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Tubbed!

******* SECTION 4 *******

Characters:

  • Mo: Anthropomorphic feline wearing business suit, tie, and fedora. Name will not be stated; the name is for my own connection to the character. Mo works in an office in The City of Rectangles. About 30 in human years. He is accustomed to routine but generally tired. 
  • Tub: A living clawfoot Victorian bathtub that possesses the personality and mannerisms of a playful dog. Has a little more understanding of things than people may assume average dogs to have (like Snoopy). Friendly, but at times annoying (to Mo). 
  • All other characters will be background, and either be anthropomorphic domestic animals (dogs, cats, gerbils) or other living tubs

Settings:

  • The City of Rectangles: Where Mo lives and works. Sits next to The Ocean (like Boston or Manhattan) Lots of tightly packed, uniform-looking buildings. Everything is exaggerated to be very boxy and ordinary. Interiors of buildings (like Mo's office) are also boxy.
  • Tub's home: An abandoned Victorian house, just outside The City boundaries. Oddly by itself, fantastical. Gray and a little spooky, but interesting and whimsical. 
  • The Ocean of Absurdity: Borders The City. Lots of bizarre, silly aquatic creatures (that truly exist IRL, just exaggerated). Giant clams, rambunctious octopi, flying fish. 
  • The island: Don't want to give this away just yet ;)

(Very Rough) Layout:

Intro: Mo working at his desk in a cubicle in The City of Rectangles. He blows his nose in a rectangular tissue from a rectangular tissue box. Pan out to entire city to show breadth of the "boxiness." 

Inciting incident: Tub, at first seems inanimate in his home, but then breaks free of his piping and runs out.  

[TUBBED! TITLE CARD]

Complication 1: Mo leaves work and Tub stalks behind him down the city street. He does not notice until he he stops at the bus stop and sees Tub beside him. He's startled and utterly perplexed. 

Complication 2: Mo realizes he's missed the bus today and goes to walk home. Tub follows him along the way coaxing him to pay attention to him. Mo can't grasp what Tub wants and passes him off as an annoyance. Tub goes in and out of city buildings, offering him different things he's filled himself with at each place (eg. pastries from the bakery, books from the library, yarn from the craft store). Mo rejects each one and contnues walking, pretending to ignore. 

Complication 3: Tub stops following Mo, or at least Mo doesn't see him anymore. He seems releaved but is also still confused. He stops by a bar for an after-work cocktail. He orders a drink and tries to relax, but keeps imagining that he sees Tub in various places in the bar (eg. playing the jazz piano). Each time it's an illusion. Unable to shake off his bewilderment and intrigue,  he goes back out of the bar to look for Tub.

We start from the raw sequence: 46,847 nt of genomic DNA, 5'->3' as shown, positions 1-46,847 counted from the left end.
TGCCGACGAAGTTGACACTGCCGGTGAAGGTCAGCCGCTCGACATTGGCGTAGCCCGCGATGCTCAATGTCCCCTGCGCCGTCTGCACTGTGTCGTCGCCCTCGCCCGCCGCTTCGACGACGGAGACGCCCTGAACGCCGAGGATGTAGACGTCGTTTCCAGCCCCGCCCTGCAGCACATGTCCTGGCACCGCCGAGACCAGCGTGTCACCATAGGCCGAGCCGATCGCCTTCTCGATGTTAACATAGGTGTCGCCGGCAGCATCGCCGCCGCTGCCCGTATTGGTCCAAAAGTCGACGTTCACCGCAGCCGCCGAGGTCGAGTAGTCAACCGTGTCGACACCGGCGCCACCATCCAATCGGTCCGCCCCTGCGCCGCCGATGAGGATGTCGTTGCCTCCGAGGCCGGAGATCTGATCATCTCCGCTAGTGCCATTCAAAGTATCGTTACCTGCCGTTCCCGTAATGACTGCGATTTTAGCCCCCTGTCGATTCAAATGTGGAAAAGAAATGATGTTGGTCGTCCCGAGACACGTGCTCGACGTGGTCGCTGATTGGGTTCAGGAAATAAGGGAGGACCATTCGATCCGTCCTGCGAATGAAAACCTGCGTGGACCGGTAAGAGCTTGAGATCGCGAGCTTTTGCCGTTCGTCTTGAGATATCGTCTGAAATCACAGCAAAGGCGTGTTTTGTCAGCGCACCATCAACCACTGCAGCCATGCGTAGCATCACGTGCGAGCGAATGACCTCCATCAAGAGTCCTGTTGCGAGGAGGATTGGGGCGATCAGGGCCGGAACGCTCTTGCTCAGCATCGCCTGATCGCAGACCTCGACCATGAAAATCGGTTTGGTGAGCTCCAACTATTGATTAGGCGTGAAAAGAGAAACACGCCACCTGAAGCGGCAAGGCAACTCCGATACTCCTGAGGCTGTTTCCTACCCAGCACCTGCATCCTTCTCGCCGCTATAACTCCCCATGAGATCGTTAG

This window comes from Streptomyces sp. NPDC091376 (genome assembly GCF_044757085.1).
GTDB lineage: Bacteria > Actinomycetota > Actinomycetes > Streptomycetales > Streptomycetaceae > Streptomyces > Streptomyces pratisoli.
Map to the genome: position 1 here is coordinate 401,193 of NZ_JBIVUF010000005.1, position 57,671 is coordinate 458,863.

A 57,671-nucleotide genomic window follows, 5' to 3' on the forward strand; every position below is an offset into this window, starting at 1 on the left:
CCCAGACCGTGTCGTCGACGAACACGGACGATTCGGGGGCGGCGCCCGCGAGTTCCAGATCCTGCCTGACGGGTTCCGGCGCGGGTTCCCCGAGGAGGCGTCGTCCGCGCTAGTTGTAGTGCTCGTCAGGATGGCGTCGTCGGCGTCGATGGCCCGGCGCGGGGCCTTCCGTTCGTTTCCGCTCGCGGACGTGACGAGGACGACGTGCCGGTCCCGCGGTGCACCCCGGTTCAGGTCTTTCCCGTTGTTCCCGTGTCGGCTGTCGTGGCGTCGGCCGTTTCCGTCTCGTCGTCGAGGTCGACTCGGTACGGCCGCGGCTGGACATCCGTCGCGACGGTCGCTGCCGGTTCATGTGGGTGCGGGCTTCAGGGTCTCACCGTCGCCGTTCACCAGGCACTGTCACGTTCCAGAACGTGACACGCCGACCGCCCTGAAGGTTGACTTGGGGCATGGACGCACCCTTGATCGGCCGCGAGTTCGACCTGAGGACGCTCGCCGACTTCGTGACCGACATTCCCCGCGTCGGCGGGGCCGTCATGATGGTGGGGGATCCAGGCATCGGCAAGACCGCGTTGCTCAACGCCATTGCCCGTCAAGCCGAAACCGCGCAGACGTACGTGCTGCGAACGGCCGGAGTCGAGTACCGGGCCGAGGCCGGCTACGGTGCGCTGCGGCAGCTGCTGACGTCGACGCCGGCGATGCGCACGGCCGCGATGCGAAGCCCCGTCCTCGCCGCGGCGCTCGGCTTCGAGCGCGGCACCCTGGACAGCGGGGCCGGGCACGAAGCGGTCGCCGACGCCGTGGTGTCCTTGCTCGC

Crisis: Mo sees Tub back at the bus stop they first met at. Tub is motionless, seemingly dejected, and some pidgeons have settled onto him. Mo approaches Tub, and Tub leaps back to life (scaring the pidgeons) and once again coaxing Mo. This time Mo nods an "ok" and steps into Tub and sits down. Immediately, Tub takes off running. 

Climax: Tub is racing through The City! Mo grips Tub's walls for dear life and tries not to lose his fedora. He's scared but also amused -- like on a roller coaster. Mo sees that Tub is heading for The Ocean, which frightens him more, but there is nothing he can do. Sure enough, Tub runs down a pier, takes a plunge, and begins to swim out to sea with boat-like speed. 

Resolution: [don't want to give away yet]

[END CARD]

Current challenges:

  • Sound. Will there be any spoken dialogue at all? If not, what's the sound that holds it all together? Music? Just minimalist sound effects?
  • Do other characters see Tub? This is a city - others would be around to see the dash through the city. 

Devices:

  • Repetition of three's
  • Juxtaposition of [order / chaos] represented by [city / nature] and [straight lines / curves]
  • Humans personified by animals, and animals personified by inanimate objects 

******* SECTION 3 *******

ANIMATION SCRIPT TREATMENT PREVIEW

Primary Theme:

Life is far too important a thing to ever talk seriously about” - Oscar Wilde

The nonsensical will be the heart of this animation. The film will center around the use of absurdist humor to escape the mundane. I find joy in the unexpected amusement (think: flash mobs, found art, news bloopers) and am inspired by its ability to break a rut, shake up a day, and change a bad attitude. 

Secondary Theme: